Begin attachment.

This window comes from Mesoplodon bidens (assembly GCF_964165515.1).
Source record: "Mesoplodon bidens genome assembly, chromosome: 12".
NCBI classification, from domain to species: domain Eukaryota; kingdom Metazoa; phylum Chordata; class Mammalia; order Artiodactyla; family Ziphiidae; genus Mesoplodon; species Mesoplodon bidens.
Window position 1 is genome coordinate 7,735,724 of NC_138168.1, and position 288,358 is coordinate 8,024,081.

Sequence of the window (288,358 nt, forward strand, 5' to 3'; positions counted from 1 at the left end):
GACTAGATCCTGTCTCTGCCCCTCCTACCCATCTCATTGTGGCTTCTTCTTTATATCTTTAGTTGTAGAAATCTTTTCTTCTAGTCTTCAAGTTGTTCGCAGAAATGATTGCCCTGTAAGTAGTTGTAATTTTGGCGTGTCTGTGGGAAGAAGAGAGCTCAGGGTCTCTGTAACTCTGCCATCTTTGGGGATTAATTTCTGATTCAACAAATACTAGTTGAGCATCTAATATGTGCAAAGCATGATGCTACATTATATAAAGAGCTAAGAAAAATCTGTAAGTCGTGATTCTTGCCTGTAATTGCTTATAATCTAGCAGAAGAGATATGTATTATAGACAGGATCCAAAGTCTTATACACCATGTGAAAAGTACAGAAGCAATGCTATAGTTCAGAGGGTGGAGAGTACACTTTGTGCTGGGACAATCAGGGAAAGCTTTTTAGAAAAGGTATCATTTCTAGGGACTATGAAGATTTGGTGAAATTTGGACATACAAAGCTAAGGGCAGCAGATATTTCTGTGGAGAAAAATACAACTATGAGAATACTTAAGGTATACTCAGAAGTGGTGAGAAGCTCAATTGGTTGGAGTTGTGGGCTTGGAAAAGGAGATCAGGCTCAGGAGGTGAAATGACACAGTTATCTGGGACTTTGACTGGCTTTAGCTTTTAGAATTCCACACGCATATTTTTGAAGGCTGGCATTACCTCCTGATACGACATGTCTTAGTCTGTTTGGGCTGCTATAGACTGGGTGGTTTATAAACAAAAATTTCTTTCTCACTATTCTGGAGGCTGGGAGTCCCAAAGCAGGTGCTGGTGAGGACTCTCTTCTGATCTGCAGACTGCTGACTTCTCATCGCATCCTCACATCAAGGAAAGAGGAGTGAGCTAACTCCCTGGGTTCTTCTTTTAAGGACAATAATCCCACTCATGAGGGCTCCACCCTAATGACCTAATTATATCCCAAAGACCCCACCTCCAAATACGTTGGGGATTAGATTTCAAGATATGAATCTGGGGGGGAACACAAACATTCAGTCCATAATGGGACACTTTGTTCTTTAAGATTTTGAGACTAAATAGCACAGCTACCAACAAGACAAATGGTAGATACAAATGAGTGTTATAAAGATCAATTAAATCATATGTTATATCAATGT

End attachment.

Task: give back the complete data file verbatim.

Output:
This window comes from Mesoplodon bidens (assembly GCF_964165515.1).
Source record: "Mesoplodon bidens genome assembly, chromosome: 12".
NCBI classification, from domain to species: domain Eukaryota; kingdom Metazoa; phylum Chordata; class Mammalia; order Artiodactyla; family Ziphiidae; genus Mesoplodon; species Mesoplodon bidens.
Window position 1 is genome coordinate 7,735,724 of NC_138168.1, and position 288,358 is coordinate 8,024,081.

Sequence of the window (288,358 nt, forward strand, 5' to 3'; positions counted from 1 at the left end):
GACTAGATCCTGTCTCTGCCCCTCCTACCCATCTCATTGTGGCTTCTTCTTTATATCTTTAGTTGTAGAAATCTTTTCTTCTAGTCTTCAAGTTGTTCGCAGAAATGATTGCCCTGTAAGTAGTTGTAATTTTGGCGTGTCTGTGGGAAGAAGAGAGCTCAGGGTCTCTGTAACTCTGCCATCTTTGGGGATTAATTTCTGATTCAACAAATACTAGTTGAGCATCTAATATGTGCAAAGCATGATGCTACATTATATAAAGAGCTAAGAAAAATCTGTAAGTCGTGATTCTTGCCTGTAATTGCTTATAATCTAGCAGAAGAGATATGTATTATAGACAGGATCCAAAGTCTTATACACCATGTGAAAAGTACAGAAGCAATGCTATAGTTCAGAGGGTGGAGAGTACACTTTGTGCTGGGACAATCAGGGAAAGCTTTTTAGAAAAGGTATCATTTCTAGGGACTATGAAGATTTGGTGAAATTTGGACATACAAAGCTAAGGGCAGCAGATATTTCTGTGGAGAAAAATACAACTATGAGAATACTTAAGGTATACTCAGAAGTGGTGAGAAGCTCAATTGGTTGGAGTTGTGGGCTTGGAAAAGGAGATCAGGCTCAGGAGGTGAAATGACACAGTTATCTGGGACTTTGACTGGCTTTAGCTTTTAGAATTCCACACGCATATTTTTGAAGGCTGGCATTACCTCCTGATACGACATGTCTTAGTCTGTTTGGGCTGCTATAGACTGGGTGGTTTATAAACAAAAATTTCTTTCTCACTATTCTGGAGGCTGGGAGTCCCAAAGCAGGTGCTGGTGAGGACTCTCTTCTGATCTGCAGACTGCTGACTTCTCATCGCATCCTCACATCAAGGAAAGAGGAGTGAGCTAACTCCCTGGGTTCTTCTTTTAAGGACAATAATCCCACTCATGAGGGCTCCACCCTAATGACCTAATTATATCCCAAAGACCCCACCTCCAAATACGTTGGGGATTAGATTTCAAGATATGAATCTGGGGGGGAACACAAACATTCAGTCCATAATGGGACACTTTGTTCTTTAAGATTTTGAGACTAAATAGCACAGCTACCAACAAGACAAATGGTAGATACAAATGAGTGTTATAAAGATCAATTAAATCATATGTTATATCAATGT